Although the First Amendment to the U.S. Constitution empowers individuals with broad freedom of speech rights, it does not allow individuals the right to threaten other people with violence and place them in fear for their safety. In California, the statute defining “criminal threats,” Cal. Penal Code § 422, was formerly referred to as relating to “terrorist threats.”
Cal. Penal Code § 422 states:
Any person who willfully threatens to commit a crime which will result in death or great bodily injury to another person, with the specific intent that the statement, made verbally, in writing, or by means of an electronic communication device, is to be taken as a threat, even if there is no intent of actually carrying it out, which, on its face and under the circumstances in which it is made, is so unequivocal, unconditional, immediate, and specific as to convey to the person threatened, a gravity of purpose and an immediate prospect of execution of the threat, and thereby causes that person reasonably to be in sustained fear for his or her own safety or for his or her immediate family’s safety. (Emphasis added).
You can be the recipient of a criminal threat even if you are not placed in a state of reasonably sustained fear for your safety, but you are in such a state of fear for the safety of your immediate family. A “criminal threat” must also be specific and unequivocal. “One of these days, Alice,” is not specific sufficiently to rise to an offense. The threat may be verbal, in writing, or transmitted by email, text, or any other electronic device. Anyone can be charged with making a “criminal threat” even if you don’t have the ability to carry out the threat. It also doesn’t matter whether you subjectively intend to execute the threat. Also, people are often falsely accused of making criminal threats in circumstances where hostilities build.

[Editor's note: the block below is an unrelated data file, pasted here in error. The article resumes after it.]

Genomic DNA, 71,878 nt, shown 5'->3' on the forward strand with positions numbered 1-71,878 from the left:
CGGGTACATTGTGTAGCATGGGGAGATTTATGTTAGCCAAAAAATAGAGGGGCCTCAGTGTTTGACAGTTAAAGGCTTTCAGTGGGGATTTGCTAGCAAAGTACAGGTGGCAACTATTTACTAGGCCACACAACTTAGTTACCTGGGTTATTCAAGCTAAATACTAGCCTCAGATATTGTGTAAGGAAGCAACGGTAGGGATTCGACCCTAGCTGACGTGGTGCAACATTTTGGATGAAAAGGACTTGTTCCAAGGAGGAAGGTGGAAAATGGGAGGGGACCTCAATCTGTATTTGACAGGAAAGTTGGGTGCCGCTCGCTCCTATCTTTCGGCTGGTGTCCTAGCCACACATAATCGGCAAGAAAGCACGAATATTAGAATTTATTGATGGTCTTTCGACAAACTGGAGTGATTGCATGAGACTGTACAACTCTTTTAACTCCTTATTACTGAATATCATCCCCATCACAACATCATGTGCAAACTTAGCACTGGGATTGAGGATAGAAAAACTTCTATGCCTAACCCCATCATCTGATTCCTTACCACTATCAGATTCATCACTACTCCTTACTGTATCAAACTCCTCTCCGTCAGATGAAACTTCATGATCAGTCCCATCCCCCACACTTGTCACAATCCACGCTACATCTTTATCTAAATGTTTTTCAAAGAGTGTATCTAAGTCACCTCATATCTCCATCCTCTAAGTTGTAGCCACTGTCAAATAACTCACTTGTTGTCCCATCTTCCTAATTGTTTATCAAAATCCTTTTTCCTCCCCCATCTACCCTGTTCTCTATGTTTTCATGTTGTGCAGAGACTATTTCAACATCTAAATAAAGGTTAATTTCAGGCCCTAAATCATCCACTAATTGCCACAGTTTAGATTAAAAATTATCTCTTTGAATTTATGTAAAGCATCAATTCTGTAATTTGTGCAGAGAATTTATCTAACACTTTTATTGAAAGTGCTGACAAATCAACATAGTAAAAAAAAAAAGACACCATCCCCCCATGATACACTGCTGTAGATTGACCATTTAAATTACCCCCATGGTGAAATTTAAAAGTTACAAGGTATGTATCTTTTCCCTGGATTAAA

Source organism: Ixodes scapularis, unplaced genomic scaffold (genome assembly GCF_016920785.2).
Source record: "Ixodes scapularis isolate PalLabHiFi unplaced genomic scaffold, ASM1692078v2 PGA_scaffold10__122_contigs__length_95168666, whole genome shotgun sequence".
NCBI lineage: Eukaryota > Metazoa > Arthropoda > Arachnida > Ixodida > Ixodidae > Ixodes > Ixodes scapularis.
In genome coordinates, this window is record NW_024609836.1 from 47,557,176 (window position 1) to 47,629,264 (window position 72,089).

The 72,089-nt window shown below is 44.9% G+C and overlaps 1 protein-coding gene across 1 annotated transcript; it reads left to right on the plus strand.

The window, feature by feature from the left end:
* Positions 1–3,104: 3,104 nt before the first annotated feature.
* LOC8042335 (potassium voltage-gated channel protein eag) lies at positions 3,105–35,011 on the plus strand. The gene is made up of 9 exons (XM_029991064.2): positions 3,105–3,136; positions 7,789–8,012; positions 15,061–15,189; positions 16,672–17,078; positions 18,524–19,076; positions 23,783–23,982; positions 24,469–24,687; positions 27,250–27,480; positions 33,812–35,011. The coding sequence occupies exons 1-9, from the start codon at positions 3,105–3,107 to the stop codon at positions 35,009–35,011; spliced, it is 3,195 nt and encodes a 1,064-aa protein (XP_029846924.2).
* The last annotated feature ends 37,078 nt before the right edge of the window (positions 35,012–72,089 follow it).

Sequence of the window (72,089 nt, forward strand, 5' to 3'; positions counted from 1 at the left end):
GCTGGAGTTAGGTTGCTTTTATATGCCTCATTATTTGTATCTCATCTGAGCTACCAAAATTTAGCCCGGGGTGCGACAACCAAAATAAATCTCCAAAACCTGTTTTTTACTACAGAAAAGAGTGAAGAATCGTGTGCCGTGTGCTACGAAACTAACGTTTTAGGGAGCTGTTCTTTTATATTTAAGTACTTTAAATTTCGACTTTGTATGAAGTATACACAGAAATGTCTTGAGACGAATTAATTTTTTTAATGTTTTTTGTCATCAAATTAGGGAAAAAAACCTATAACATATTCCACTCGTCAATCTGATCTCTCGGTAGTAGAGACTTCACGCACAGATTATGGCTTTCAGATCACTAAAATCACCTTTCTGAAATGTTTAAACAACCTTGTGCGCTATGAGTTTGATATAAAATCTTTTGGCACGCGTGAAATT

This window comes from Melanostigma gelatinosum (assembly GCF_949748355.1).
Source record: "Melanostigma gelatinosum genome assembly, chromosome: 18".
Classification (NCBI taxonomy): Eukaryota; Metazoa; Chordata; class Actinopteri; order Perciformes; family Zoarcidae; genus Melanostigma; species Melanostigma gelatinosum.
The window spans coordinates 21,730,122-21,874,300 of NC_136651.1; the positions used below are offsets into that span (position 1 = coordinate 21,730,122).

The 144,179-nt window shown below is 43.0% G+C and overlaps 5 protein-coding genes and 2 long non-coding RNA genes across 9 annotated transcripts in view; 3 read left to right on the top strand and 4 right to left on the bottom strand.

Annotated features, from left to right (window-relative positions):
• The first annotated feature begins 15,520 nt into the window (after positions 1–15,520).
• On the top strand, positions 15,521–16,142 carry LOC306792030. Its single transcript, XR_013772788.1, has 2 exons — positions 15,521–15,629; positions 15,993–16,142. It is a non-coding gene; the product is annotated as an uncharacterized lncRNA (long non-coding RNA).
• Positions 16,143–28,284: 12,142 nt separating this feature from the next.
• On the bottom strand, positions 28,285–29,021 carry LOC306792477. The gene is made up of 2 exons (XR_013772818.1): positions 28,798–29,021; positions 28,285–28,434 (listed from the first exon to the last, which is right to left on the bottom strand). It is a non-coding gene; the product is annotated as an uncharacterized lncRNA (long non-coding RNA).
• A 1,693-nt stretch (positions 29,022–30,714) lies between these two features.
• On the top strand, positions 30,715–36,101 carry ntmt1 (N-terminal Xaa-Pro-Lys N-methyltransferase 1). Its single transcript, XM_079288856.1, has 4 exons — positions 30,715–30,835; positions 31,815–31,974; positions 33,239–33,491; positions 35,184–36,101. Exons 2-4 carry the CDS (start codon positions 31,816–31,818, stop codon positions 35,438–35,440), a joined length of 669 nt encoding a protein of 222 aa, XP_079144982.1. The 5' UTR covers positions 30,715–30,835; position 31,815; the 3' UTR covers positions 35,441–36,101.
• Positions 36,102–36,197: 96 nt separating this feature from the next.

Examples of criminal threats include the following:
- threatening to stab someone while holding a knife;
- threatening to shoot someone while holding an unloaded gun;
- directing another person to “Shoot him!” (You can make a “criminal threat” without directly addressing the person who is the recipient of the threat);
- sending an email to your ex-girlfriend stating that “I’m going to take care of your new boyfriend with my new pistol.”
If a criminal threat is made, the defenses raised typically involve claims that the threat was vague or ambiguous, rather than specific. It is also possible to argue either that the recipient of the threat could not have reasonably feared for his or her safety, wasn’t actually in fear, or was just momentarily frightened. A mere gesture without a verbal, written, or electronically transmitted act, is not enough.
Cal. Penal Code § 422 is a wobbler offense, thus, alleged offenders may be charged with a misdemeanor or a felony. A misdemeanor conviction carries a sentence of up to one year in county jail. A felony conviction carries a sentence of up to four years in a California state prison. Anyone who uses a dangerous or deadly weapon while making a “criminal threat” under § 422 increases the sentence by one year. Also, because a criminal threats conviction is a “strike” under California’s three-strikes law, at least 85% of the sentence must be served before an offender can be eligible for release.
John Patrick Dolan’s forty years of experience as a California criminal defense attorney has helped his clients obtain the best resolution possible in a criminal matter. John Patrick Dolan has handled everything from traffic tickets to death penalty murder cases. Mr. Dolan is a recognized California State Bar Certified Specialist in Criminal Law and a seasoned courtroom advocate. Call us today at (760) 775-3739 or find out more online here.